From San Francisco to New York City, mayors and state legislatures are contesting local school boards for control over classrooms.
It's a flat-out challenge to one of the deepest traditions in American public education: schools being run by boards that are anchored in the community.
The United States has long had the strongest system of local control in the industrialized world, and critics of the current takeover trend worry that communities - and especially racial minorities - are being disenfranchised.
But pressure for change, driven by sagging student achievement and education's growing role in state budgets, is formidable. Some 23 states have passed laws authorizing state or city takeovers of school districts in crisis.
"Mayoral control is a new phenomenon in troubled urban school systems, and the early signs in the cities that have moved this way look promising enough for others to follow suit," says Ted Sanders, president of the Denver-based Education Commission of the States.
Last week, San Francisco Mayor Willie Brown called for returning that city to a mayor-appointed board, after 30 years with an elected board. The change would result in more qualified people on the board and improvements in public schools, he said.
Meanwhile, New York City's new mayor, Michael Bloomberg, wants to abandon an appointed board in favor of a commissioner who reports directly to the mayor. And last month, New York Gov. George Pataki (R) called for putting mayors in charge of schools in the state's six largest cities, including Albany and New York.
In addition to state-level momentum, the education act signed by President Bush last month requires states to identify low-performing schools and hold them accountable for improvement.
"Mayors are realizing that education is a key to the growth of the city and bringing back of a middle class," says Michael Krist, professor of education at Stanford University. "Both mayors and states are getting more aggressive, and the big losers are school boards."
But current moves to center more control on City Hall are already generating a backlash from critics. They argue that the shift from elected boards will distance poor and minority voters from decisionmaking.
Cleveland - now starting a $1 billion school-construction project - is gearing up for a vote this fall on whether to return to an elected school board after three years of control by City Hall. Mishandling of a $60 million bond issue was one reason the state turned control of schools over to the mayor in 1998.
While both mayoral candidates in last year's election campaigned to keep control of the schools in City Hall, opinion polls show a majority of voters want to go back to an elected board.
Indeed, the US tradition of local control runs deep. Across the country, some 15,000 local school boards handle everything from repairing gutters to setting educational goals. Of the 95,000 people on these boards, 96 percent are elected.
That system is now under siege in many urban centers. Early takeovers in cities like Boston (1991), Chicago (1995), Cleveland (1998), and Detroit (1999) were prompted by a meltdown of school finances or governance. In Baltimore (1993) and Philadelphia (2001), the state engineered the takeovers.
In some cases, elected school boards conspicuously mismanaged funds - overspending credit cards or bungling millions in funding for school construction. In others, petty squabbles and erratic behavior spilled out onto the front pages of local newspapers, undermining public confidence in the capacity of local boards.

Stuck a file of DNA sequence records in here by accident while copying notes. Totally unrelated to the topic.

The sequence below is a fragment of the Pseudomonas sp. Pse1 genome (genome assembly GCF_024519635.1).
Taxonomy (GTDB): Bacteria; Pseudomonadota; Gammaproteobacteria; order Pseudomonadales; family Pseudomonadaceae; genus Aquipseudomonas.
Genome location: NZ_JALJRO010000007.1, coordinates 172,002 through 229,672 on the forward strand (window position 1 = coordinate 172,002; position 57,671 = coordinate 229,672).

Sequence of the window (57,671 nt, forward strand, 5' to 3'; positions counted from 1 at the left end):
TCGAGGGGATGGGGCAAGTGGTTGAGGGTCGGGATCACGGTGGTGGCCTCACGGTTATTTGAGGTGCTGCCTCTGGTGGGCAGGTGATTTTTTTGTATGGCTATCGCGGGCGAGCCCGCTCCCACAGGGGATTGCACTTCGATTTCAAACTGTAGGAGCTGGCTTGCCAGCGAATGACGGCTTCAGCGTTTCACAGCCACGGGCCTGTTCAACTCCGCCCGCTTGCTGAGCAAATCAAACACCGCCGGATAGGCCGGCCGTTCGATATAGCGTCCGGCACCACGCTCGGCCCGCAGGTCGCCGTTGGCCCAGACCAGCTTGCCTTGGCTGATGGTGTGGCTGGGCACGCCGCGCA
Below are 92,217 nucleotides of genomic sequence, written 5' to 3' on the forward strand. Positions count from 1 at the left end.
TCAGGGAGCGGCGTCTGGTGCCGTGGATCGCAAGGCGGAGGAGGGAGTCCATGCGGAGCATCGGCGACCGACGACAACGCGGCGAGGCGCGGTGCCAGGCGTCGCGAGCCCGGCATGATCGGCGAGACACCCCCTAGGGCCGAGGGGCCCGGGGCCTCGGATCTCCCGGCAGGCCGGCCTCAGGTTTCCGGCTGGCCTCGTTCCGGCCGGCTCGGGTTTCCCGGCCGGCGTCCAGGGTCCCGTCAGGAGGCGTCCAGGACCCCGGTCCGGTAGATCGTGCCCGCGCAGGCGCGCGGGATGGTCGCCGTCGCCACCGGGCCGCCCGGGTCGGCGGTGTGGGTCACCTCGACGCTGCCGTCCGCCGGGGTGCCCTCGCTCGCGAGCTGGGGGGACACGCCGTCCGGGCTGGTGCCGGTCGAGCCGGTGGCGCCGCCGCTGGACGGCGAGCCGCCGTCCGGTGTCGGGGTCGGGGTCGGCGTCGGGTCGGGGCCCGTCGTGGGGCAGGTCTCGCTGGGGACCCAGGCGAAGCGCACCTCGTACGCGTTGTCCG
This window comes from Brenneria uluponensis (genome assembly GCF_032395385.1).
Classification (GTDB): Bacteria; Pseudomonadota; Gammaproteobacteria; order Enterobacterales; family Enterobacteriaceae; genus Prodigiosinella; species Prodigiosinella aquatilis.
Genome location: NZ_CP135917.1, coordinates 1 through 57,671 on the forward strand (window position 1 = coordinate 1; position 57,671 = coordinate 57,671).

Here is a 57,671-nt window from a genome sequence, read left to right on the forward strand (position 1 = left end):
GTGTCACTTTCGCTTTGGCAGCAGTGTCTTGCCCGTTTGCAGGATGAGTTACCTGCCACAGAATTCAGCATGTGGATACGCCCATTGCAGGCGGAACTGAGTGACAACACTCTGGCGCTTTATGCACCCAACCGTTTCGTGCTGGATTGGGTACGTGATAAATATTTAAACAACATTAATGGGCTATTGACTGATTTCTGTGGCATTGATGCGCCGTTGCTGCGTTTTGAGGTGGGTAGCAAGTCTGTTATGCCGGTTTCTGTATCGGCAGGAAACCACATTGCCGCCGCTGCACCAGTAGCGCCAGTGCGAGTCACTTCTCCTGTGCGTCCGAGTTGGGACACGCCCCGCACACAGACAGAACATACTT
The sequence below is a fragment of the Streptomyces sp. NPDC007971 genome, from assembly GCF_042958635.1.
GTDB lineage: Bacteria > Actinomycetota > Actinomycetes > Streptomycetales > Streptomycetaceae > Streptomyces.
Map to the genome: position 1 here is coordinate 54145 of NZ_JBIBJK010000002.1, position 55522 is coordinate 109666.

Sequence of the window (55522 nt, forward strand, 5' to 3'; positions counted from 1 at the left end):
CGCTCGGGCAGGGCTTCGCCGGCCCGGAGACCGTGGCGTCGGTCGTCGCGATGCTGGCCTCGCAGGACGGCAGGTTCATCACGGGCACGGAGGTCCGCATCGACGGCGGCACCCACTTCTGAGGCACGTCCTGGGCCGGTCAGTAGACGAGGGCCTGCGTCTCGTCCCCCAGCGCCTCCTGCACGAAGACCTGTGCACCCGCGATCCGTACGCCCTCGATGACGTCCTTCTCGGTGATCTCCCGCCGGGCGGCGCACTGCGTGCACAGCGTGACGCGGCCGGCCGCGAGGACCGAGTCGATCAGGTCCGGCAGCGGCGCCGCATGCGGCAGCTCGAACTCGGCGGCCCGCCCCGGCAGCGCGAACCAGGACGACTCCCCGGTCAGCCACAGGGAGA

More recently, pressure for change is coming down to the central issue of student achievement.
Most students in urban public schools aren't doing well. And with new state and federal testing regimes, such failures are becoming more and more conspicuous.
Moreover, states recently displaced local communities as the leading source of funds for public schools. Since 1978-79, revenues from state governments have slightly exceeded those from local governments, such as property taxes, according to the US Department of Education. Increasingly, state lawmakers see governance changes as a way to get more for their education dollars.
"The basic problem is that school boards are a 19th century idea that made sense when most communities were small and self-governing, and people tended to grow up and live and die in the same place.... That has all changed now," says Chester Finn, president of the Thomas B. Fordham Foundation and an adviser to GOP presidents.
States are moving to take the reins in places like Maryland's Prince George's County, where the elected Board of Education faces a takeover by the legislature. Board members have conducted a very public feud with one another and with county Superintendent Iris Metz, whom they fired on Feb. 2, after a contract dispute.
"Our board has spun into dysfunctionality, leaving people with no alternative but to advocate for change," says Doyle Niemann, a member of the county's education board.
The state has blocked the firing and may give a five-member crisis team the right to approve the board's contracts and personnel decisions.
"A lot of people are concerned about giving up their right to vote. There is a large African-American community in Prince George's County, and a lot of tension undergirding the debate," says Sen. Paul Pinsky (D), a former school teacher and chairman of the county delegation.